Improving your teaching craft through personalized development
Wednesday, April 02, 2014
"Program improvement" is currently a huge focus in U.S. public schools. According to School Wise Press, program improvement is "a multistep plan to improve the performance of students in schools that did not make adequate yearly progress under No Child Left Behind for two years in a row."
Schools face implications if they do not meet the certain criteria to make adequate yearly progress (AYP). Program improvement is the result of a school not meeting the AYP requirements.
Just as schools might need to make program improvement, TESOL educators can make improvements in their professional practices. Each educator holds the key to his or her development and growth. One must take personalized responsibility to make continued personal improvement to succeed in his or her instructional craft.
Improvement here is not characterized by failing scores or teacher evaluations. It is simply the notion that no one is ever perfect and, in that respect, there is always room to grow. Personalized improvement therefore is the continued growth or "lifelong learning" taken by the individual, not enforced by an institution.
The belief is that continued lifelong learning is vital to staying current in knowledge and scope for teaching and learning. The key to personalized improvement is to acquire knowledge and skills that are actually relevant to one's craft.
Earning continued development points and credits for institutional purposes are important for job requirements. However, personal recognition of areas of growth and improvement will propel the individual further by achieving and surpassing his or her professional needs and goals.
Personalized improvement can be achieved by the following areas.
1. Stretch oneself beyond comfort levels and past the personalized norm. The purpose of stretching oneself is to do something that seems scary and challenging, but is still within the overall skills abilities of the person. This helps teachers improve their craft because it requires them to do something that is not usual or comfortable to them.
This may include practicing skills such as:
- Learning how to use technology tools or further one's abilities with tools
- Taking on leadership responsibilities or positions to further knowledge and skills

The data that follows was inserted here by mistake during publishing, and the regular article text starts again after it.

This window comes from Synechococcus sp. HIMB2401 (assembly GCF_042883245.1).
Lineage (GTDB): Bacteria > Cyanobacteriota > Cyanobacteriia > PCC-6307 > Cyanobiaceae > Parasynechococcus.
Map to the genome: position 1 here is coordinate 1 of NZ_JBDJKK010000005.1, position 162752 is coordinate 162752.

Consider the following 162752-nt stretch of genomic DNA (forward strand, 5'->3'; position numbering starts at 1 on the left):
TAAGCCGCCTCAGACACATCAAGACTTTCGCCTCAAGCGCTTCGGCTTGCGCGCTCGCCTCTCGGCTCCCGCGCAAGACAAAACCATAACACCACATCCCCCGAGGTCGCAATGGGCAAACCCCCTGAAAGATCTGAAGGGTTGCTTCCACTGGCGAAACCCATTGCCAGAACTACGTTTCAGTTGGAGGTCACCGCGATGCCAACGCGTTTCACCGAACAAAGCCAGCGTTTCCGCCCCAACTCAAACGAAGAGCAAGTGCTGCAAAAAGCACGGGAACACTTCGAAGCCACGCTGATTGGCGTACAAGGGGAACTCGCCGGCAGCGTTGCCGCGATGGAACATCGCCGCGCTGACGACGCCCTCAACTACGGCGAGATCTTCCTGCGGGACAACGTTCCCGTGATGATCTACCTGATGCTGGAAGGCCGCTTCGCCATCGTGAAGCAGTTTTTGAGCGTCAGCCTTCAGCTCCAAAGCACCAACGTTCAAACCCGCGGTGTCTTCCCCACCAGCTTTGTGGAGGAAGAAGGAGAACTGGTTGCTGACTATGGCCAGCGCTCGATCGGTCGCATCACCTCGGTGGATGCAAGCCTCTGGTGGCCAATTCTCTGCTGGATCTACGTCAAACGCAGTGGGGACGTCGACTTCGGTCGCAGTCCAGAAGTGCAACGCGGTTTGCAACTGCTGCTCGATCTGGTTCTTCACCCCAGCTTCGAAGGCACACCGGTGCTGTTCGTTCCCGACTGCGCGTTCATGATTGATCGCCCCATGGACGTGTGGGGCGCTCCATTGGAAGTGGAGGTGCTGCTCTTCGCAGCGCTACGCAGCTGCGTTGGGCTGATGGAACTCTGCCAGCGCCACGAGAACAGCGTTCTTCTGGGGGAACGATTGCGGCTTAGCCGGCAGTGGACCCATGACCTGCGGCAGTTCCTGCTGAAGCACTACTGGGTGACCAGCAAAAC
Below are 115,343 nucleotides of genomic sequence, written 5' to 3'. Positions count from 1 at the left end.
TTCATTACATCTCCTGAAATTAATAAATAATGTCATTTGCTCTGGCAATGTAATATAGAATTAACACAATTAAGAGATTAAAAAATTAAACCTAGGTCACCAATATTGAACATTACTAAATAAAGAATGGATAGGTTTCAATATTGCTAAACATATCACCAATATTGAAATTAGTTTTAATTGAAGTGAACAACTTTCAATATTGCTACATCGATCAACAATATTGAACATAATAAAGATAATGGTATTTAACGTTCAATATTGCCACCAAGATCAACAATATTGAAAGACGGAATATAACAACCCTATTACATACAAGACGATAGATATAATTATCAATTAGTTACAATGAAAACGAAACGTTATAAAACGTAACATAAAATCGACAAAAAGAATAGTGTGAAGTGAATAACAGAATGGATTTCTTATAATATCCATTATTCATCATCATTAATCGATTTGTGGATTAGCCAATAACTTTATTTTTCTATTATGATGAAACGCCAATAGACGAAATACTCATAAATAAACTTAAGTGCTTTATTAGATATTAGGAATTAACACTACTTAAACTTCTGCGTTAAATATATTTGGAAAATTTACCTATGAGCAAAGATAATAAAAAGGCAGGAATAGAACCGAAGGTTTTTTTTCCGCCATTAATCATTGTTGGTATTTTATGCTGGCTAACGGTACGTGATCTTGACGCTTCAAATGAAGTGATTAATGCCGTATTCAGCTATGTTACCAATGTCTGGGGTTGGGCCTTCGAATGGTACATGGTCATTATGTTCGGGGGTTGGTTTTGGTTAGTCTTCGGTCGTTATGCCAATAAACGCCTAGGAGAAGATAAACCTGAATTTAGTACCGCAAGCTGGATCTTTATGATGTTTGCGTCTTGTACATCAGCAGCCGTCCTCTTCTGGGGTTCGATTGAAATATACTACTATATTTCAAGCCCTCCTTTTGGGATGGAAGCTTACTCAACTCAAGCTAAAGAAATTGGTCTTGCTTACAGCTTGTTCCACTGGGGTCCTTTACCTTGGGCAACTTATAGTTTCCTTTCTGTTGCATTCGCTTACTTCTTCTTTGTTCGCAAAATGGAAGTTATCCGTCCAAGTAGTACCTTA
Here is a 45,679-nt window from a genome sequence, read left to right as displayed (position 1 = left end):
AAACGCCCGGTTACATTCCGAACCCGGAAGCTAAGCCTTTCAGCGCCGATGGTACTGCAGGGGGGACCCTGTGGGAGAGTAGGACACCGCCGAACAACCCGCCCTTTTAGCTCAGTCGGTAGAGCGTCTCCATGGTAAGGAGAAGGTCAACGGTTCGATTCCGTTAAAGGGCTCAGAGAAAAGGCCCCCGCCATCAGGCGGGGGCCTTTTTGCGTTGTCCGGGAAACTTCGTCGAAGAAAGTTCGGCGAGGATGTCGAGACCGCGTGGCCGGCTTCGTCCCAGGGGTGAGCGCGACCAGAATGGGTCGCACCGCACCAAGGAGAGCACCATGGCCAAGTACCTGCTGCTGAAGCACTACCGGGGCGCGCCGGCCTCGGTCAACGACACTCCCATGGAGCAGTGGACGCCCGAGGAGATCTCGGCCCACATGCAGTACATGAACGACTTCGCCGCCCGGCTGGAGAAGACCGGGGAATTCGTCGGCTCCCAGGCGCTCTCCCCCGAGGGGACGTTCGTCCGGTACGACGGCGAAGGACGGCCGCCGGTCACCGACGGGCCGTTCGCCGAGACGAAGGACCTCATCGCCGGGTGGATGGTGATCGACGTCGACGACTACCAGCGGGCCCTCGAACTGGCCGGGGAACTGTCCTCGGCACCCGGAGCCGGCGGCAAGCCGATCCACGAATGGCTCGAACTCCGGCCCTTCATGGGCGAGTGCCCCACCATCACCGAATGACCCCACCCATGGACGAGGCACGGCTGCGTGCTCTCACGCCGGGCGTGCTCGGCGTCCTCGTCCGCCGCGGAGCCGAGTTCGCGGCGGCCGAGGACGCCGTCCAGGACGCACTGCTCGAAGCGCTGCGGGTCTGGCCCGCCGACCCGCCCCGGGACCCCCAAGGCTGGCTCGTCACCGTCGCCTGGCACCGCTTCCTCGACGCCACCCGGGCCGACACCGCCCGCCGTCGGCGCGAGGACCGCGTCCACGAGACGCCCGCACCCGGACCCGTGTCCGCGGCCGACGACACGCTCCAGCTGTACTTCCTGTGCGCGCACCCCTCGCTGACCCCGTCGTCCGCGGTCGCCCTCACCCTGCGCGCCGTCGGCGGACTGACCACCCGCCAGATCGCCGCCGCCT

- Taking on instructional tasks and positions for which one is qualified for but has not done much of in the past
- Learning new skills within an educational discipline that enhances one's instructional toolkit
Knowledge gained from personal learning networks can include:
- Networking with content-area teachers and other educational specialists to further learn about teaching limited English proficient (LEP) students in these academic disciplines
- Collaborating with professionals in other fields to learn skills to enhance ones one field
- Learning leadership skills through networking with others in leadership
- Connecting with and collaborating with others in areas of TESOL to share, learn and grow
- Learning about existing educational products, news items and resources that one can use for professional growth or for instructional purposes
- Engaging in powerful discussions that challenge the individual and mind
3. Learning to display discipline and resolve under pressure. This comes naturally for some but requires practice and continued development for others. One cannot develop discipline and resolve without setting personal goals.
This can be attained by listing out character traits that are needed for reaching these goals, then additionally coming up with a plan to practice and implement these traits. Through time, one's discipline and resolve will grow.
This can be accomplished through:
- Balancing and prioritizing workload
- Improving communication skills
- Practice and developing areas of weakness, including personality
- Managing one's work and life balance through setting priorities
4. Learn a new skill or tool by yourself. Some might be afraid to do this, but often skills development comes through individual practice.